Rules and Regs: Complaints Arise From Proposed Stricter Onsite Regulations in Massachusetts

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Proposed changes to the Massachusetts Title 5 onsite rules were met with opposition from the public and local government officials over the timeline and cost of the proposed rules that would designate nitrogen-sensitive areas.

Towns in targeted areas would have to upgrade to nitrogen-reducing systems within five years after the state Department of Environmental Protection regulation is finalized. Towns would have to use the best available technology, but that could include nontraditional technologies such as permeable reactive barriers filled with wood chips to remove nitrogen as water flows through. Towns may also be able to apply for watershed permits, which would extend the deadline for upgrades to 20 years.

Local officials and some residents said they were dismayed at the possibility of imposing so much cost on people within such a short time.

Two state legislators, Rep. Chris Markey, D-Dartmouth, and Sen. Mark Montigny, D-New Bedford, wrote a letter asking the department to slow implementation of the proposed rules, and they questioned the evidence behind it. In Dartmouth, they wrote, only 29% of total nitrogen in the Slocum River is from onsite systems, while in the Westport River onsite contributes only 34%. The rest is from private industry such as composting, they wrote. 

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Rules are changing for inspection reports and payment in Mashpee, Massachusetts, following a vote by the board of health. Both must now be submitted to the department within 30 days after inspections, reported The Enterprise of Falmouth, Massachusetts. Homeowners must pay for the town’s review of their inspection, and if payment is not submitted within 30 days, there will be no review, and the inspection will have to be repeated.

The town will also no longer accept hand-drawn sketches from installers. They must now submit as-built diagrams.


The state provided another round of funding to low- and moderate-income residents who need to repair or replace onsite systems.

Eligible residents were required to have a failed or inadequate onsite wastewater system, own and live in a single-family residence or a multi-family building with up to four units, and have an annual household income less than $80,835.

Money for the work came from the American Rescue Plan Act and will pay for about 150 to 200 projects. The $5 million in first-round funding is now being distributed to more than 180 homeowners.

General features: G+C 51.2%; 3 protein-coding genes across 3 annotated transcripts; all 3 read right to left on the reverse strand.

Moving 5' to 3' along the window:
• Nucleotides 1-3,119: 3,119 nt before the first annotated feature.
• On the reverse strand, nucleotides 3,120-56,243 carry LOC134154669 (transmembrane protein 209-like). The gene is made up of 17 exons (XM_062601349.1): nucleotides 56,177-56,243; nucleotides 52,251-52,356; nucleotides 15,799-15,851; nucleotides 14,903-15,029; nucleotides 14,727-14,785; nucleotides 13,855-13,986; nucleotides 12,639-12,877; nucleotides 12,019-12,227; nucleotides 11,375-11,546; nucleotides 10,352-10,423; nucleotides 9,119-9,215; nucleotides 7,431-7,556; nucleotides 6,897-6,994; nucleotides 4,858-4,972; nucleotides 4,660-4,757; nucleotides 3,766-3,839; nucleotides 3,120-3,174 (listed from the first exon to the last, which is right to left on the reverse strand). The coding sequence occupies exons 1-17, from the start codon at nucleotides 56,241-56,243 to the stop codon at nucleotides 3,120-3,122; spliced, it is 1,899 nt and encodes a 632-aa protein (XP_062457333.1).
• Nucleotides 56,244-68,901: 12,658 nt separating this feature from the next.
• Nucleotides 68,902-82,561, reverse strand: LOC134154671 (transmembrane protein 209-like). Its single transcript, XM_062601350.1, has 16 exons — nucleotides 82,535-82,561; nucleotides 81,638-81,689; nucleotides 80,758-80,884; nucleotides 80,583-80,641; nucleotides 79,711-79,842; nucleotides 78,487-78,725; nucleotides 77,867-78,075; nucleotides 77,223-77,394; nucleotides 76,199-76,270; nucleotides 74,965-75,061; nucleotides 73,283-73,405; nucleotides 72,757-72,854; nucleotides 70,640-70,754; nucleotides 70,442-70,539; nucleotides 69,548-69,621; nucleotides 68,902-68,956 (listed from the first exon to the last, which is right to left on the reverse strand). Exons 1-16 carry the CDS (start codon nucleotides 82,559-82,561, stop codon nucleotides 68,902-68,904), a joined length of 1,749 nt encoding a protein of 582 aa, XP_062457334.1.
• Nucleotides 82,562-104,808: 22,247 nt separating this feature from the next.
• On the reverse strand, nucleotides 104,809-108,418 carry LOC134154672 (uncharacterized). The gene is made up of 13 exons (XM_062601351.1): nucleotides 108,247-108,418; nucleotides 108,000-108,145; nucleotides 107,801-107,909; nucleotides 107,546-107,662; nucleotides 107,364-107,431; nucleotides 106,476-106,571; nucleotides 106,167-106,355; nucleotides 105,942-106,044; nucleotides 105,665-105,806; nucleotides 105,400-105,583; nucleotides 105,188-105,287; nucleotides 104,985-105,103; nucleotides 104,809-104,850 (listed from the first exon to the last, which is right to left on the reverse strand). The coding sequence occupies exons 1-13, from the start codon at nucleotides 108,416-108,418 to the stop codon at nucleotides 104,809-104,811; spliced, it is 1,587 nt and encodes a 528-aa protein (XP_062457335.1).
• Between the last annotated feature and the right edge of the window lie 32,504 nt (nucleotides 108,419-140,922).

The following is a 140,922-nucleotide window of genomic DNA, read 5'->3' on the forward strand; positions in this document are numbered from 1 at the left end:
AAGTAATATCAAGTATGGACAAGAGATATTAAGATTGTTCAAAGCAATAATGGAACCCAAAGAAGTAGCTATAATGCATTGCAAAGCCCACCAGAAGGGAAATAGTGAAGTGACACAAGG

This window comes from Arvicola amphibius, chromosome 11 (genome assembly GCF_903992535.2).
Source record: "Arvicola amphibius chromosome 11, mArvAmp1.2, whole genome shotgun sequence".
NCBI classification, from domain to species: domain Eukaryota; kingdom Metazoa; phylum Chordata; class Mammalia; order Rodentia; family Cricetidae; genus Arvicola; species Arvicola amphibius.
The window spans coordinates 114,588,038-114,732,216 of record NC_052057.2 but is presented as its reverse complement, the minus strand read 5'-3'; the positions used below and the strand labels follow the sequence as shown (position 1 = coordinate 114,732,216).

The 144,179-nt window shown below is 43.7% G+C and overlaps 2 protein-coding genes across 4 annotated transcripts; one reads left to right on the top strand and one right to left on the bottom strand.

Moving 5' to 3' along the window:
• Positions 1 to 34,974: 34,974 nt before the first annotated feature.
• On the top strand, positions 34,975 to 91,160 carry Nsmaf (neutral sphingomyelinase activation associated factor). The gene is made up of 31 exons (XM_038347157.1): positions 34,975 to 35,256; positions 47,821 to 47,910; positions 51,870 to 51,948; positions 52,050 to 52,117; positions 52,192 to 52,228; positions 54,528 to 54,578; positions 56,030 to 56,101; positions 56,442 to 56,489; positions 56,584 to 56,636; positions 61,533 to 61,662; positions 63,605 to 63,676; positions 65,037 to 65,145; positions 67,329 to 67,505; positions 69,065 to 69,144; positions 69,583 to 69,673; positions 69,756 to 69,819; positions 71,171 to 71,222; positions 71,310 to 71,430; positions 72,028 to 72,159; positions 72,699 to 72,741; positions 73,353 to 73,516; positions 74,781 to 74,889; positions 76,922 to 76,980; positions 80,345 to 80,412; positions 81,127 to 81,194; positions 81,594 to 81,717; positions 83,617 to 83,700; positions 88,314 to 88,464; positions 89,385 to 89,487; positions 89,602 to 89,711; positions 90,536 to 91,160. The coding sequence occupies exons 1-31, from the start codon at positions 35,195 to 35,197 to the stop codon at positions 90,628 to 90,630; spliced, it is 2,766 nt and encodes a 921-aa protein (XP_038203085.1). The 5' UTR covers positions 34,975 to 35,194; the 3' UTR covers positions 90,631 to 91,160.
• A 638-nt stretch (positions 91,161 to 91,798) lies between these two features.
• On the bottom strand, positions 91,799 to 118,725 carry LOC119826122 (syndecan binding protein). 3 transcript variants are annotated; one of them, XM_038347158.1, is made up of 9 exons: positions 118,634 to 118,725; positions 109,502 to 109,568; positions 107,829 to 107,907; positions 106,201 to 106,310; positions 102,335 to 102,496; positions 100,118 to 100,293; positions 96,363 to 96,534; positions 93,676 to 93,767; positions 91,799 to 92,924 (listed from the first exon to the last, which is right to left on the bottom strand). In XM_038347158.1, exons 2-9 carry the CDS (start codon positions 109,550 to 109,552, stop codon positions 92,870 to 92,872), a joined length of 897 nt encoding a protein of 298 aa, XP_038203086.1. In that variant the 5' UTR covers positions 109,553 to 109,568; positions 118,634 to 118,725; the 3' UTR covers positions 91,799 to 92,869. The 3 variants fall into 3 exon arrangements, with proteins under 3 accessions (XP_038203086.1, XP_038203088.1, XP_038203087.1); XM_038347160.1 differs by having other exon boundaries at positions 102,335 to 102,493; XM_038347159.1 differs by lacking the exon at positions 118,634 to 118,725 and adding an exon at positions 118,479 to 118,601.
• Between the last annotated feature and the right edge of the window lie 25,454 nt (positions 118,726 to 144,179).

More information is available on the state website:


The state has approved $2.13 million from the Bay Restoration Fund so counties can upgrade onsite wastewater systems to reduce nitrogen discharges. Nitrogen is one of the more serious pollutants in Chesapeake Bay, and the funding will affect 18 counties, news reports said.

Washington State

The Asotin County Public Health District is considering new rules for onsite systems. Under a proposal, lots less than 12,500 square feet will have to meet specific standards before a septic system is allowed. Also, systems will have to be inspected when a property is sold. The intention is to add teeth to rules, Colling Jurries, the environmental health specialist for the district, told the Lewiston Tribune, of Lewiston, Idaho.

About 60% of the county’s population uses onsite systems, and homeowners will be encouraged to keep records of drainfield maps with the health district.


Haulers may see a significant increase in fees to dump septage at the wastewater treatment plant in McComb, Mississippi. City Administrator David Myers is proposing $40 per thousand gallons instead of the current $7.

Myers said he thought about increasing the cost after learning a hauler was driving the 81 miles from Richland to dump at the McComb plant.

“The McComb wastewater treatment plant is only one of the few that allows this type of dumping so that’s to our advantage,” he said, according to the Enterprise-Journal of McComb. “That’s the reason why they were coming is we had some of the lowest prices in this area to dump septic and other stuff.”

Myers said the city isn’t making much money because the fee is so low. “I think that now we’re going to generate a lot more,” he said. “We’re doing a service for these folks allowing them to come and dump in our plant.”


The owner of a septage hauling company was sentenced to 6 months in jail and fined $755 for illegally applying septage to farm fields. In December 2020, the Saginaw County Health Department received reports of trucks emptying septage onto fields, said a story from WNEM News in Saginaw. The company owner said the trucks were spreading water from underground tanks, but health inspectors found septage waste where the trucks had been. In April 2021 the owner was charged with a misdemeanor count of land applying septic waste. In September 2022 he pleaded guilty.

The health department said the company had been investigated for the same issue in May 2020. The news report did not name the hauling company or the owner. 


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